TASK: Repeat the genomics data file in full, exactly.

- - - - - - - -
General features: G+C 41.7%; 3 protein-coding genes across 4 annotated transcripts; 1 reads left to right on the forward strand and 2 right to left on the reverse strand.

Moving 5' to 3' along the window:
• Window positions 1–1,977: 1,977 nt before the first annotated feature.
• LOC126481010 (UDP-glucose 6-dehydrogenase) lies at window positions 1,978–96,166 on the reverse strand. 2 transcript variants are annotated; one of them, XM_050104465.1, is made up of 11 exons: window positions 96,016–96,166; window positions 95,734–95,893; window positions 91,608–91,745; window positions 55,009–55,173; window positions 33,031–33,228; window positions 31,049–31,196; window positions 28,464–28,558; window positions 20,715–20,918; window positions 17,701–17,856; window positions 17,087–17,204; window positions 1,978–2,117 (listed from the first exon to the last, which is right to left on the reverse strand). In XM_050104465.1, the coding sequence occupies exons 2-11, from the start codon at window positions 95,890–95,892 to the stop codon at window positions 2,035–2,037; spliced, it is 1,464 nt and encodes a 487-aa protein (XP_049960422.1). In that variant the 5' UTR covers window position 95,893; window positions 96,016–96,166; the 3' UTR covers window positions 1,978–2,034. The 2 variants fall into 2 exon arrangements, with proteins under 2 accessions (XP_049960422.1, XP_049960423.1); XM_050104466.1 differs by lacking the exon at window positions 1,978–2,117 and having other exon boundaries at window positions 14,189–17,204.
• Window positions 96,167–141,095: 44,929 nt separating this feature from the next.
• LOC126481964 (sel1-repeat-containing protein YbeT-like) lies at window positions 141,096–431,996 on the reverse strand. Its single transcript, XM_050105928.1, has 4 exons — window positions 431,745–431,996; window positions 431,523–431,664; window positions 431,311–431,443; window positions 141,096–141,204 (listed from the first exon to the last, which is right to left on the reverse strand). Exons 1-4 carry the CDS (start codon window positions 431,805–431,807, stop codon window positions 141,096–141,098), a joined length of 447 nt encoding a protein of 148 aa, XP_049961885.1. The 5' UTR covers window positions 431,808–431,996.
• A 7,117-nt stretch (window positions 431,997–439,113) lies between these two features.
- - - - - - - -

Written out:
General features: G+C 41.7%; 3 protein-coding genes across 4 annotated transcripts; 1 reads left to right on the forward strand and 2 right to left on the reverse strand.

Moving 5' to 3' along the window:
• Window positions 1–1,977: 1,977 nt before the first annotated feature.
• LOC126481010 (UDP-glucose 6-dehydrogenase) lies at window positions 1,978–96,166 on the reverse strand. 2 transcript variants are annotated; one of them, XM_050104465.1, is made up of 11 exons: window positions 96,016–96,166; window positions 95,734–95,893; window positions 91,608–91,745; window positions 55,009–55,173; window positions 33,031–33,228; window positions 31,049–31,196; window positions 28,464–28,558; window positions 20,715–20,918; window positions 17,701–17,856; window positions 17,087–17,204; window positions 1,978–2,117 (listed from the first exon to the last, which is right to left on the reverse strand). In XM_050104465.1, the coding sequence occupies exons 2-11, from the start codon at window positions 95,890–95,892 to the stop codon at window positions 2,035–2,037; spliced, it is 1,464 nt and encodes a 487-aa protein (XP_049960422.1). In that variant the 5' UTR covers window position 95,893; window positions 96,016–96,166; the 3' UTR covers window positions 1,978–2,034. The 2 variants fall into 2 exon arrangements, with proteins under 2 accessions (XP_049960422.1, XP_049960423.1); XM_050104466.1 differs by lacking the exon at window positions 1,978–2,117 and having other exon boundaries at window positions 14,189–17,204.
• Window positions 96,167–141,095: 44,929 nt separating this feature from the next.
• LOC126481964 (sel1-repeat-containing protein YbeT-like) lies at window positions 141,096–431,996 on the reverse strand. Its single transcript, XM_050105928.1, has 4 exons — window positions 431,745–431,996; window positions 431,523–431,664; window positions 431,311–431,443; window positions 141,096–141,204 (listed from the first exon to the last, which is right to left on the reverse strand). Exons 1-4 carry the CDS (start codon window positions 431,805–431,807, stop codon window positions 141,096–141,098), a joined length of 447 nt encoding a protein of 148 aa, XP_049961885.1. The 5' UTR covers window positions 431,808–431,996.
• A 7,117-nt stretch (window positions 431,997–439,113) lies between these two features.